Mining and banking stocks lead FTSE rebound

by Jonathan Adams

The FTSE 100 bounced back to record its strongest session in over a week, with precious metal, base metal miners and banks leading the gains

The FTSE 100 rebounded on Tuesday helped by miners and bank stocks after surging coronavirus cases and fears of an economic slowdown pushed the index to a two-month low in the previous session.

After dropping 0.25% in afternoon trading, the FTSE 100 bounced back to record its strongest session in over a week, up 0.5%, with precious metal, base metal miners and banks leading the gains.

This feels more like a dead cat bounce rather than a healthy rebound as all the arguments behind yesterday’s sell-off remain today, said Russ Mould, investment director at AJ Bell.

Banks climbed 1.1%, after Catherine Mann, who will soon join the Bank of England’s (BoE) rate-setting committee, joined interest-rate setter Jonathan Haskel to say cutting stimulus support too early was not the right option.

Two BoE monetary policy members last week said the time might be nearing for the BoE to rein in its huge stimulus programme.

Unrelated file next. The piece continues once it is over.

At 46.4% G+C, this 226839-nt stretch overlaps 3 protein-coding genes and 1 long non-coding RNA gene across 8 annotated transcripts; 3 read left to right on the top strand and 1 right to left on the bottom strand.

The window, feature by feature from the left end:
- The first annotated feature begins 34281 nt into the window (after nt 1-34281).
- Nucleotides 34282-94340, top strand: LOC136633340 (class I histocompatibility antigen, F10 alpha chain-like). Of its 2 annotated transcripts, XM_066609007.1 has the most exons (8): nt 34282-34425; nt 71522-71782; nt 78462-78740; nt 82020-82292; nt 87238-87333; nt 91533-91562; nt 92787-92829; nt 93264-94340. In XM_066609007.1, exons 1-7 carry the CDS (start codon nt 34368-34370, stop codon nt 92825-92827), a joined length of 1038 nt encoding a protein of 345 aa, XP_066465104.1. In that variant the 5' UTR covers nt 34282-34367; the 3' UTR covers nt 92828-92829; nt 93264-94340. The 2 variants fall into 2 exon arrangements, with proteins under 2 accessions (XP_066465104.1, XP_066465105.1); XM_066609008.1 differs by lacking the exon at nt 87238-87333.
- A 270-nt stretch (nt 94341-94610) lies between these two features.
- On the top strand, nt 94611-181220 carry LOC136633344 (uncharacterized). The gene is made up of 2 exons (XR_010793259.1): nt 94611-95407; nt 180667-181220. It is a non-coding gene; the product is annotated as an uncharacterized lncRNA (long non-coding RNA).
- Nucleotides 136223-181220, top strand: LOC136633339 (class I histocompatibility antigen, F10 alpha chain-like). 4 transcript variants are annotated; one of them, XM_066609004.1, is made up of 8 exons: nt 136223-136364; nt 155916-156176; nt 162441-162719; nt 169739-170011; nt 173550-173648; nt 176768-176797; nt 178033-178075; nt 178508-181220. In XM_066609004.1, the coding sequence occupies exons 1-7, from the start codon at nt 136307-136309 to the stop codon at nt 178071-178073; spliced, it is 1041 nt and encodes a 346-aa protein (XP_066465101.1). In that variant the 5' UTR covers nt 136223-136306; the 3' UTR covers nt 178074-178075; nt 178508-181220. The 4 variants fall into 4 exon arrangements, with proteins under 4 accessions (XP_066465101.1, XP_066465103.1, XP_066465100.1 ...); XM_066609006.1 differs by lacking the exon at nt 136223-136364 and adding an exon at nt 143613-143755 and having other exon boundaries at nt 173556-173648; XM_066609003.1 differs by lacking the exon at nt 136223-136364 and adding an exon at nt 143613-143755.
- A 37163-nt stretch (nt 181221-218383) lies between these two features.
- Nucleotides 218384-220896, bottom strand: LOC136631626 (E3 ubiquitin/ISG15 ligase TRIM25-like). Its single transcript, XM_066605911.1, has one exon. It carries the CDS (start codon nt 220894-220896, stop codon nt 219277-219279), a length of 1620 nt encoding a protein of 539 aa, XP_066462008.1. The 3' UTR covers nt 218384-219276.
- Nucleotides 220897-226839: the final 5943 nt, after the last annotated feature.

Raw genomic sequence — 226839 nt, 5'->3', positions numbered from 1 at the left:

The FTSE 100 has advanced 6.4% so far this year on record low interest rates. But a jump in inflation above the BoE’s 2% target in May, along with risks arising from a rise in local Covid infections have slowed the rise of the blue-chip index.

Inflation is still a major threat and there are plenty of reasons to expect the global economic recovery to slow down, Mould added.

The domestically-focused mid-cap index gained 0.8%.

Among stocks, global miner Anglo American gained 0.7% after it said its production increased by 20% in Q2, driven by strong diamond and platinum output.

Carnival Corp advanced 3.3% after it said it expected to have resumed cruises with 65% of its total fleet capacity by the end of 2021, betting that worries over a resurgence in coronavirus infections will not deter holidaymakers.

Unilever Plc declined 0.6% after Israel warned the consumer goods group of “severe consequences” from a decision by subsidiary Ben & Jerry’s to stop selling ice cream in Israeli-occupied territories, and urged U.S. states to invoke anti-boycott laws.

This article is for information purposes only.
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